Category Archives: construction

Garden Patio Comes to Life

What we loved most about our new home when we bought it a little over four years ago was its enormous potential. We didn’t love the multiple layers of wallpaper or the mauve carpet throughout, nor did we care for the eighties era cabinetry in the kitchen. With the exception of one mature tree (a rare elm in Denver) and several bushes, the lot was a homogeneous wash of kentucky bluegrass. Too much to water and way too much to mow. Yes, it would take a lot of work, but this house had the potential to become something even more special than it already was. Here’s a picture from when we first looked at the house back in 2007.

Ain’t she cute? The house had been lovingly cared for over a century and we fell in love at first sight. We discovered my wife was pregnant while the house was under contract, making the move all the more necessary. We did a cosmetic remodel to the interior before moving in, but it wasn’t until the second year that we had time to tackle the outdoor living space we envisioned. This is the north side of the house after tearing out the sod.

Our vision was relatively simple: create an outdoor space where we could relax and/or play with the kids. We had already torn out the sod on the sunny south side of the house and planted a garden. For the shady north side of the house we wanted space to entertain, space to play, and we also wanted to create some separation from the unoccupied neighboring property.

Before I continue, I should clarify that I have a habit of saying “we” when “I” is really a lot more accurate. “We,” my wife and I, used to do these projects together but ever since she first got pregnant the “we”s have turned into “I”s. Take note expecting dads…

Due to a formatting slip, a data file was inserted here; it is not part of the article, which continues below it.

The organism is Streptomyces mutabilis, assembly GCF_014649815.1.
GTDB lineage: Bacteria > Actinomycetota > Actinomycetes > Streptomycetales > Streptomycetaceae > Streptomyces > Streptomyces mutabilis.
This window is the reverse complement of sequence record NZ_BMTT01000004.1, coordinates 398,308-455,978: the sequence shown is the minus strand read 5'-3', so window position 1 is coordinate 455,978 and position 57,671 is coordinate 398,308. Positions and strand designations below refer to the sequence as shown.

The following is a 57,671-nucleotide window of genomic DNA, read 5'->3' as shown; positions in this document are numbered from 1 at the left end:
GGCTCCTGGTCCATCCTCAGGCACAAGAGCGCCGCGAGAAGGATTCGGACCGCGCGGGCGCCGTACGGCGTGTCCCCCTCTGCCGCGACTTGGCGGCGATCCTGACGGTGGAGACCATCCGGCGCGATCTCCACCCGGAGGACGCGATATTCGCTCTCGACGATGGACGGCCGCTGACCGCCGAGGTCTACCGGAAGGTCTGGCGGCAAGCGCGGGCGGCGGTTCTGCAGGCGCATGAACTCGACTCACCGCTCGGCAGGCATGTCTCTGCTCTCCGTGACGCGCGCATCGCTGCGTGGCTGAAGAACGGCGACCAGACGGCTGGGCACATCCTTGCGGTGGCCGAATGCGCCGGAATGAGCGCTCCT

So at the start of the project there was this mature lilac bush that we wanted to keep, the problem was it was in the wrong spot. Now, keep in mind that I would not recommend doing this to anyone, but it is possible. I didn’t know if the bush would survive but thought it was worth trying so we, I mean I, dug the thing up and moved it about six feet so it was centered outside our bay window. Backbreaking work, but it was worth it as the lilac is now the center piece of the patio garden. This photo shows the lilac in its new location as well as the french drain installed along the drip edge of the house.

With no gutters on the house there is a considerable amount of water that falls along the edge of the concrete walkway, so we wanted the new patio to protect the foundation by shedding water away from the house, but we also wanted to keep that water in our yard to benefit our landscaping. A permeable sand-set patio with a french drain and an area drain seemed like it would work but we weren’t 100% sure.

Below is a picture with most of the patio set. To the right of my son’s foot is the area drain (connected to the french drain it discharges in the lawn out front) and to the right of that is the sand box. We reused brick found on our property to “warm up” the square concrete pavers from the box store.